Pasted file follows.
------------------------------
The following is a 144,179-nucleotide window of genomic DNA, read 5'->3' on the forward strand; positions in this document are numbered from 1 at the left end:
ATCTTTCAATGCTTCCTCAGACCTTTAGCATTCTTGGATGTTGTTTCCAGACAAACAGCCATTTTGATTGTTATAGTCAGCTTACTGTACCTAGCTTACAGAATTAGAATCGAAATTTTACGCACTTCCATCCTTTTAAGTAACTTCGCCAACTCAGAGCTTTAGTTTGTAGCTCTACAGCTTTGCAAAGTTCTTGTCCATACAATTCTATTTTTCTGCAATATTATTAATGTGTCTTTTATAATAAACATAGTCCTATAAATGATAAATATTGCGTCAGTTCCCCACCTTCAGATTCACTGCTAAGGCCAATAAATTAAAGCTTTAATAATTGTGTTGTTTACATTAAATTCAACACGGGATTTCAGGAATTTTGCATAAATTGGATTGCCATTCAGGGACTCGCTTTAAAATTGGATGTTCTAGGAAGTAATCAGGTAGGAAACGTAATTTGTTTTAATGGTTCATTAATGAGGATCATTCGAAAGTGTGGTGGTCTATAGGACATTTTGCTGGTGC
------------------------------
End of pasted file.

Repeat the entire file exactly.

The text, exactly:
The following is a 144,179-nucleotide window of genomic DNA, read 5'->3' on the forward strand; positions in this document are numbered from 1 at the left end:
ATCTTTCAATGCTTCCTCAGACCTTTAGCATTCTTGGATGTTGTTTCCAGACAAACAGCCATTTTGATTGTTATAGTCAGCTTACTGTACCTAGCTTACAGAATTAGAATCGAAATTTTACGCACTTCCATCCTTTTAAGTAACTTCGCCAACTCAGAGCTTTAGTTTGTAGCTCTACAGCTTTGCAAAGTTCTTGTCCATACAATTCTATTTTTCTGCAATATTATTAATGTGTCTTTTATAATAAACATAGTCCTATAAATGATAAATATTGCGTCAGTTCCCCACCTTCAGATTCACTGCTAAGGCCAATAAATTAAAGCTTTAATAATTGTGTTGTTTACATTAAATTCAACACGGGATTTCAGGAATTTTGCATAAATTGGATTGCCATTCAGGGACTCGCTTTAAAATTGGATGTTCTAGGAAGTAATCAGGTAGGAAACGTAATTTGTTTTAATGGTTCATTAATGAGGATCATTCGAAAGTGTGGTGGTCTATAGGACATTTTGCTGGTGC